The DNA samples extracted from the soil samples were utilized for quantitative-PCR (qPCR) analysis. The abundances of anammox and denitrifying bacteria were quantified using primers targeting the hzo gene and nosZ gene, respectively. The qPCR primers (HZOQPCR1F, 5′-AAGACNTGYCAYTGGGGWAAA-3′, and HZOQPCR1R, 5′-GACATACCCATACTKGTRTANACNGT-3′) of hzo genes were designed to target highly conserved regions of hzo gene cluster 1 after comparing the hzo gene cluster 1 sequences available in the NCBI database. qPCR of hzo genes generated 224-bp amplicons, which were confirmed to be hzo genes belonging to cluster 1 based on cloning and sequence analysis (data not shown). The detection limit of hzo gene qPCR was determined to be 10 copies per sample based on a serial dilution of plasmid standards carrying an hzo gene (see Fig. S1 in the supplemental material). qPCR of the nosZ gene was conducted with nosZ2F and nosZ2R primers as described previously (33). The abundance of the codenitrifying and denitrifying fungus F. oxysporum was measured by targeting the ITS region using the primers FOF1 and FOR1 designed by Mishra et al. (41). The qPCR standards were generated by serial dilution of the plasmids carrying the respective gene targets. All qPCR utilized GoTaq qPCR Master Mix Green (Promega, Madison, WI) and a 7500 Real Time PCR System (Applied Biosystems, Foster City, CA). The PCR cycling for hzo genes included an initial denaturation step for 10 min at 95°C, followed by 50 cycles of 95°C for 45 s, 53°C for 45 s, and 72°C for 35 s and a measurement step for 35 s at 75°C. The PCR cycling for nosZ genes started with an initial denaturation step for 10 min at 95°C, followed by 50 cycles of 95°C for 45 s, 55°C for 45 s, and 72°C for 35 s and a measurement step for 35 s at 80°C. The PCR cycling for the F. oxysporum ITS region began with an initial denaturation step for 2 min at 95°C, followed by 40 cycles of 95°C for 1 min, 65°C for 30 s, and 72°C for 30 s and a measurement step for 10 s at 79°C. PCR specificity and primer dimer formation were monitored by analysis of dissociation curves. All qPCRs were performed in triplicate. The R2 values for the standard curves were 0.998, 0.996, and 0.997 for the hzo qPCR, nosZ pPCR, and F. oxysporum ITS qPCR, respectively. The efficiency and detection limit of the hzo qPCR are shown in Fig. S1 in the supplemental material.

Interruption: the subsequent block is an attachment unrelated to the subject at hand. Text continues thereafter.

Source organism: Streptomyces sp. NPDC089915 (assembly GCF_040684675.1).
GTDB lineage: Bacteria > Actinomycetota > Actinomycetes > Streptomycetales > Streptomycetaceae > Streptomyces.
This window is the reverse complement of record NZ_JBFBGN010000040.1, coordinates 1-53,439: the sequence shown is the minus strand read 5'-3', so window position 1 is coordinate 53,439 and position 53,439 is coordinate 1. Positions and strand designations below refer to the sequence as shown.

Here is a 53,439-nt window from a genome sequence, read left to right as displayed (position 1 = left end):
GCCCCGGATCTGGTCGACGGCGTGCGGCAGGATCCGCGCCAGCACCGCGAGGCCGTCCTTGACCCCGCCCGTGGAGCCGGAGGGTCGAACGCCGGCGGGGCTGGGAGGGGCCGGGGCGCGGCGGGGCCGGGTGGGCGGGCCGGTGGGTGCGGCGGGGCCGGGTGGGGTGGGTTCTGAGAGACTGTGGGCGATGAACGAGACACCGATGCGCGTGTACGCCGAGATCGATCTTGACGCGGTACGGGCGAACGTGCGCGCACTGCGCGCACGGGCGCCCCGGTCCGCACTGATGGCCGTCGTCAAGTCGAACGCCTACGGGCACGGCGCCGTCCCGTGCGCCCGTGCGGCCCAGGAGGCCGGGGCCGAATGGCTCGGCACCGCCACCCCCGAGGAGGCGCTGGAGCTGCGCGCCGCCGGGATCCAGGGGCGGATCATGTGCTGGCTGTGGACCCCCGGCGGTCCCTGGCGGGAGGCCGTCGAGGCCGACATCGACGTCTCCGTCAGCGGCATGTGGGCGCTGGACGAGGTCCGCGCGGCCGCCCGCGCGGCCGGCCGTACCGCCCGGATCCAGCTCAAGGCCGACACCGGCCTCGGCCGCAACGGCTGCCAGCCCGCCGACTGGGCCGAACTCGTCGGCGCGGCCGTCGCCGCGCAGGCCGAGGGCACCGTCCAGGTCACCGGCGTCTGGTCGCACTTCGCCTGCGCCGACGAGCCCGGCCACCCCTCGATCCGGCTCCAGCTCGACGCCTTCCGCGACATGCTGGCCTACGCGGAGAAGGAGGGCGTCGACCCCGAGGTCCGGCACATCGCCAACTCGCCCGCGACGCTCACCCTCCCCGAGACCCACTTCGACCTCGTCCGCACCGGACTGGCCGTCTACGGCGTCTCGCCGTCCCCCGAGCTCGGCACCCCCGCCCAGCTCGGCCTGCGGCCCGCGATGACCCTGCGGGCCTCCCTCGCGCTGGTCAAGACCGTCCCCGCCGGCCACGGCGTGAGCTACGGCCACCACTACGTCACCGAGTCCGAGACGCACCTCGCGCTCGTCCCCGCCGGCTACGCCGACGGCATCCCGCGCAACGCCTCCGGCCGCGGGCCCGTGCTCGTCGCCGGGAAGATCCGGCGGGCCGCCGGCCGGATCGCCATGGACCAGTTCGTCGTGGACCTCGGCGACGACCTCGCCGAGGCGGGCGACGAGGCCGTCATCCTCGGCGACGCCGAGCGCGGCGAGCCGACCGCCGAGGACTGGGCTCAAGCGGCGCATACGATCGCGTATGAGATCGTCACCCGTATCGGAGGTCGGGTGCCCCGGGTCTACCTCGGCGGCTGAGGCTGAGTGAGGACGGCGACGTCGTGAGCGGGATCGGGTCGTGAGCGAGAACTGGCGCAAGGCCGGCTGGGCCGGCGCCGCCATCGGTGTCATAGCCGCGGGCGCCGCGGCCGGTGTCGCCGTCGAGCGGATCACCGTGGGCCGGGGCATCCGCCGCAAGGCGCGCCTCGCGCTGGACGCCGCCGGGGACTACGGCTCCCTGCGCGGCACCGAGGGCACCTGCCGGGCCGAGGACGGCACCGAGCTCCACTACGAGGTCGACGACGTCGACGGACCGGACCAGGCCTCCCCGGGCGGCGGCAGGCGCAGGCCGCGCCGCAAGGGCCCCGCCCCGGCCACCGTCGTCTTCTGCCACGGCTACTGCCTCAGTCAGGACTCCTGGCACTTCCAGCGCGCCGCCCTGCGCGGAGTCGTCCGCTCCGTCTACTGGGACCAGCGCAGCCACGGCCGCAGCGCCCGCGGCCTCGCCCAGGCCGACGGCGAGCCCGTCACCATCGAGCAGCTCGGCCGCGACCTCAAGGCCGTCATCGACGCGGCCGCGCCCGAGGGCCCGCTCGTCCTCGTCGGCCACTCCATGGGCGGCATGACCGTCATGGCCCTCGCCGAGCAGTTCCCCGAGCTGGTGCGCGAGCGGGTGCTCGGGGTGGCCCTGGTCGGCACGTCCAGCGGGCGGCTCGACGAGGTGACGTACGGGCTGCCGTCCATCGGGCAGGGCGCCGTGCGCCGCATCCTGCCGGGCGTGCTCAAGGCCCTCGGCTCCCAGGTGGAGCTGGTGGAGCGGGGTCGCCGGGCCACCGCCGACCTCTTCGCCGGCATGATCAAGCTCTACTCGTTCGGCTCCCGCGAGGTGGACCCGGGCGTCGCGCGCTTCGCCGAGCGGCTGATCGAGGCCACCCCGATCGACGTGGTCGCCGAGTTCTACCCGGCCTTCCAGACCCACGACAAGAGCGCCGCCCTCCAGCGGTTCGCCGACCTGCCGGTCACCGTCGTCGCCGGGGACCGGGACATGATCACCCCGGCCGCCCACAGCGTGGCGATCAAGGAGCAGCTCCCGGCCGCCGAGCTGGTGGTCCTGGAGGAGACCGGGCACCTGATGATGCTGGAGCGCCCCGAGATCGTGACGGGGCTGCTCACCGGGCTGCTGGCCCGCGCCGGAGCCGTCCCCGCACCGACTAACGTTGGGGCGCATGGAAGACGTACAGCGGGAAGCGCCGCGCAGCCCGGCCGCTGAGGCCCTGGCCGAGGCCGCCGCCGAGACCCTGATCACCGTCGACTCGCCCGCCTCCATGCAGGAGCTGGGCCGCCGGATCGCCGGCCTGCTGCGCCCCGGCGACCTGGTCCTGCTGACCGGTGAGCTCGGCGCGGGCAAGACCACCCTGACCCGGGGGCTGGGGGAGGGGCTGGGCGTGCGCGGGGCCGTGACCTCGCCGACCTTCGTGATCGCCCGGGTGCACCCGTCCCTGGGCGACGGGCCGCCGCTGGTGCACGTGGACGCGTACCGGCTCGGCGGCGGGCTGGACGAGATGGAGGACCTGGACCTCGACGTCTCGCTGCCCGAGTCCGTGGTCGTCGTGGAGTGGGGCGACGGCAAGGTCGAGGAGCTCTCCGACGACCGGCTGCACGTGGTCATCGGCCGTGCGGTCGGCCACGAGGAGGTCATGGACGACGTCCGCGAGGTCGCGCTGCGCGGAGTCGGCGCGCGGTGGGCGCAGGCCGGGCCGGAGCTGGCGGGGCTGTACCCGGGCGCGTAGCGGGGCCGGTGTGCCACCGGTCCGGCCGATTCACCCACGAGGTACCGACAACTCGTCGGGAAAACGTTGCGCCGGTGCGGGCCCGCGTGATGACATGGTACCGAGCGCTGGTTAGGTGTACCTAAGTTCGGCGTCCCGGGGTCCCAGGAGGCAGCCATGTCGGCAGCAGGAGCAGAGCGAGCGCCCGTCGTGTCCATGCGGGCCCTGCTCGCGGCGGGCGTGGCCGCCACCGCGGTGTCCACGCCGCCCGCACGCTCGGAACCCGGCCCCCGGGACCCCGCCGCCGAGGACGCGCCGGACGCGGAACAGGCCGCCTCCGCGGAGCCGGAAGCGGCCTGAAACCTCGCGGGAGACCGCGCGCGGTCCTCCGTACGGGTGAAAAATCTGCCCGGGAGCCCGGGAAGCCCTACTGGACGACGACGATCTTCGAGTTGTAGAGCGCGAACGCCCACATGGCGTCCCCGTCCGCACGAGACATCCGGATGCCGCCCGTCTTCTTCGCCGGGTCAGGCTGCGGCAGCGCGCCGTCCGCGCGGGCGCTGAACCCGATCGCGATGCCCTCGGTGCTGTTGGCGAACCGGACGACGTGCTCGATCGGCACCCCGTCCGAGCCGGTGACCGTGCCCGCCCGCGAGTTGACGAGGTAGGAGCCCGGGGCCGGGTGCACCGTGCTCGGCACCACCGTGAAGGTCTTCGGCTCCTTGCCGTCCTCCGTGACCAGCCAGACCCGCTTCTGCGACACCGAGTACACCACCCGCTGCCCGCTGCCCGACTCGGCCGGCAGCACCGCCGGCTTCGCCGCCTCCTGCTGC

Examination of anammox community structures in soils.

PCR of hzo gene cluster 1 was conducted to examine community structures of soil anammox bacteria using the primers hzocl1F1 and hzocl1R2, following the method of Schmid et al. (42) with some modifications. The PCR mixture was a 25-μl-volume reaction mixture containing 12.5 μl GoTaq Green Master Mix (Promega, Madison, WI), 1 μl of each primer (10 μM), and 1 μl of DNA as the template (10 to 100 ng). The PCR cycle began with a 5-min, 95°C denaturation step, followed by 40 cycles of denaturation at 94°C for 45 s and a primer-annealing step for 1 min at 50°C, and concluding with a 1-min extension step at 72°C. Gel electrophoresis on a 1.0% agarose gel was used to examine the PCR products, which were subsequently purified using the Wizard SV Gel and PCR Clean-Up System (Promega, Madison, WI) according to the manufacturer's instructions. The purified amplicons were cloned using the Perfect PCR Cloning Kit (5Prime, Gaithersburg, MD). Clone libraries for the following sites were constructed: Beaufort, NC (BS), Currituck, NC (CS), Pasquotank, NC (PS), Jewell, KS (JS), Tippecanoe, IN (IS), and Boone, IA (OS) (see Table S1 in the supplemental material). The clones were sequenced using BigDye Terminator (Applied Biosystems, Foster City, CA) and an ABI 3130xl automated genetic analyzer (Applied Biosystems, Foster City, CA). NCBI BLAST (http:/ was used to find closely related sequences. The sequences, along with closely related reference sequences, were aligned using ClustalW (http:/ MEGA version 4.0 was utilized to create neighbor-joining trees with bootstrapping of 16S rRNA gene sequences (43). Protein sequences were deduced from hzo sequences, and MEGA was utilized to create a Dayhoff model tree with bootstrapping. Similarities were calculated using EBI EMBOSS ( DOTUR was used to compare the diversity of hzo genes detected in six sites based on the Shannon and chao1 indices (44).

Soil slurry incubation experiments utilizing 15NO3 or 15NH4+ substrates.